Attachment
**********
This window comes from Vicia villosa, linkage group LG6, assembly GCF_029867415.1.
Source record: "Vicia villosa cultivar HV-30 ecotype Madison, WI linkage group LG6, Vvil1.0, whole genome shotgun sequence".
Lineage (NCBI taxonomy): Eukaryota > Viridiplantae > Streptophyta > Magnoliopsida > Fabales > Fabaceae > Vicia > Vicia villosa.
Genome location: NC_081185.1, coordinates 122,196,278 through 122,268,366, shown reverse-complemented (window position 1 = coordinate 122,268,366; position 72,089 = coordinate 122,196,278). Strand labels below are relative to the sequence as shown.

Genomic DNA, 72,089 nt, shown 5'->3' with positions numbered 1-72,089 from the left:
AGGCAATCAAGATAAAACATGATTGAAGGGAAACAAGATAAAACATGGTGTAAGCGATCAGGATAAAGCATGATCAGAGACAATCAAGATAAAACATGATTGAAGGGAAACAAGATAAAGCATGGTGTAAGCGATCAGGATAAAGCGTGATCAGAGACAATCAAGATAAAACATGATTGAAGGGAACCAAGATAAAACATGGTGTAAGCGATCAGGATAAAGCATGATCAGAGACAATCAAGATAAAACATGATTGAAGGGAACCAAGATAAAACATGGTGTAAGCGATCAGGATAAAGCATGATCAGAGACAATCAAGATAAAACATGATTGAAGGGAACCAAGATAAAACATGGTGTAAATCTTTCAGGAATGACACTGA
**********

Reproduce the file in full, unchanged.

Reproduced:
This window comes from Vicia villosa, linkage group LG6, assembly GCF_029867415.1.
Source record: "Vicia villosa cultivar HV-30 ecotype Madison, WI linkage group LG6, Vvil1.0, whole genome shotgun sequence".
Lineage (NCBI taxonomy): Eukaryota > Viridiplantae > Streptophyta > Magnoliopsida > Fabales > Fabaceae > Vicia > Vicia villosa.
Genome location: NC_081185.1, coordinates 122,196,278 through 122,268,366, shown reverse-complemented (window position 1 = coordinate 122,268,366; position 72,089 = coordinate 122,196,278). Strand labels below are relative to the sequence as shown.

Genomic DNA, 72,089 nt, shown 5'->3' with positions numbered 1-72,089 from the left:
AGGCAATCAAGATAAAACATGATTGAAGGGAAACAAGATAAAACATGGTGTAAGCGATCAGGATAAAGCATGATCAGAGACAATCAAGATAAAACATGATTGAAGGGAAACAAGATAAAGCATGGTGTAAGCGATCAGGATAAAGCGTGATCAGAGACAATCAAGATAAAACATGATTGAAGGGAACCAAGATAAAACATGGTGTAAGCGATCAGGATAAAGCATGATCAGAGACAATCAAGATAAAACATGATTGAAGGGAACCAAGATAAAACATGGTGTAAGCGATCAGGATAAAGCATGATCAGAGACAATCAAGATAAAACATGATTGAAGGGAACCAAGATAAAACATGGTGTAAATCTTTCAGGAATGACACTGA